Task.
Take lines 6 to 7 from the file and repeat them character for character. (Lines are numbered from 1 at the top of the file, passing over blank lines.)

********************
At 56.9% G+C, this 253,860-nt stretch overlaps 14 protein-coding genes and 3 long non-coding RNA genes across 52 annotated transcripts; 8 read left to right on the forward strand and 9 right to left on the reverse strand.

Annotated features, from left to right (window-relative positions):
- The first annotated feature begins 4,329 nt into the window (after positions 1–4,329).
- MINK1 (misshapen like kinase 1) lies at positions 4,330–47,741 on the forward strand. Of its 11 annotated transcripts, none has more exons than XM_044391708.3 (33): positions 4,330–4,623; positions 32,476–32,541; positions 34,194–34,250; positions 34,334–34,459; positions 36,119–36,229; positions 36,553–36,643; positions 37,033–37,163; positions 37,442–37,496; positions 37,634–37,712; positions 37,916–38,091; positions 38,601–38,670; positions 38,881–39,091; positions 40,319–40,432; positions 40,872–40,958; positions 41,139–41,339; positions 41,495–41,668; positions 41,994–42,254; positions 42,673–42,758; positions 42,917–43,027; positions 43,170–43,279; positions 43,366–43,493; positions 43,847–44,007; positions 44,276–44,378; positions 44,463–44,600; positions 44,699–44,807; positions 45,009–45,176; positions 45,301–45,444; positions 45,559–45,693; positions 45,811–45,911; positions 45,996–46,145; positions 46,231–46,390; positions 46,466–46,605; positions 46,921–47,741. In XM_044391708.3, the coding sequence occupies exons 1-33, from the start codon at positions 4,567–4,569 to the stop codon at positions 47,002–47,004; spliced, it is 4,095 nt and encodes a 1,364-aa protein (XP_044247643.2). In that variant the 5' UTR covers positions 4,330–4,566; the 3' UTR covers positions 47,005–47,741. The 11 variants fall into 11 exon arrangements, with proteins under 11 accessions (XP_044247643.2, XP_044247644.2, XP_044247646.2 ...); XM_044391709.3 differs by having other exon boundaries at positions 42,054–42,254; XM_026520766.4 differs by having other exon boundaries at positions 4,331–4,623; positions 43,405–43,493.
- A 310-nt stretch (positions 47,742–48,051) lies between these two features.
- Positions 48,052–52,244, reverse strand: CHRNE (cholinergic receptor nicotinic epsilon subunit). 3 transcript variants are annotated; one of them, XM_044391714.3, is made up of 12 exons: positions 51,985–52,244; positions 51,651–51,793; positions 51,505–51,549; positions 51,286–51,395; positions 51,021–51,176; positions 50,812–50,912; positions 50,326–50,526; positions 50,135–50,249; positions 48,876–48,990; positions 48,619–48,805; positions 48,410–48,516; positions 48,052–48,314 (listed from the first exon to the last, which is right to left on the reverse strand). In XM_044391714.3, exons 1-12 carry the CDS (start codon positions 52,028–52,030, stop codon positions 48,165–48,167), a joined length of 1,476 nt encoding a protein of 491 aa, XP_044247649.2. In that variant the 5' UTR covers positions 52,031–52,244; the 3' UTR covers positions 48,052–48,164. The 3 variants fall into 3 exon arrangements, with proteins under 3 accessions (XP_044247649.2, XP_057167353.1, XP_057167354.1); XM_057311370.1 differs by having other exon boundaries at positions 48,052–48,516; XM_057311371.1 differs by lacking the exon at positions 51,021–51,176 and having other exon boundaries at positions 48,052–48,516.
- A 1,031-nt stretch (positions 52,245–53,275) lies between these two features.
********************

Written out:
- Positions 48,052–52,244, reverse strand: CHRNE (cholinergic receptor nicotinic epsilon subunit). 3 transcript variants are annotated; one of them, XM_044391714.3, is made up of 12 exons: positions 51,985–52,244; positions 51,651–51,793; positions 51,505–51,549; positions 51,286–51,395; positions 51,021–51,176; positions 50,812–50,912; positions 50,326–50,526; positions 50,135–50,249; positions 48,876–48,990; positions 48,619–48,805; positions 48,410–48,516; positions 48,052–48,314 (listed from the first exon to the last, which is right to left on the reverse strand). In XM_044391714.3, exons 1-12 carry the CDS (start codon positions 52,028–52,030, stop codon positions 48,165–48,167), a joined length of 1,476 nt encoding a protein of 491 aa, XP_044247649.2. In that variant the 5' UTR covers positions 52,031–52,244; the 3' UTR covers positions 48,052–48,164. The 3 variants fall into 3 exon arrangements, with proteins under 3 accessions (XP_044247649.2, XP_057167353.1, XP_057167354.1); XM_057311370.1 differs by having other exon boundaries at positions 48,052–48,516; XM_057311371.1 differs by lacking the exon at positions 51,021–51,176 and having other exon boundaries at positions 48,052–48,516.
- A 1,031-nt stretch (positions 52,245–53,275) lies between these two features.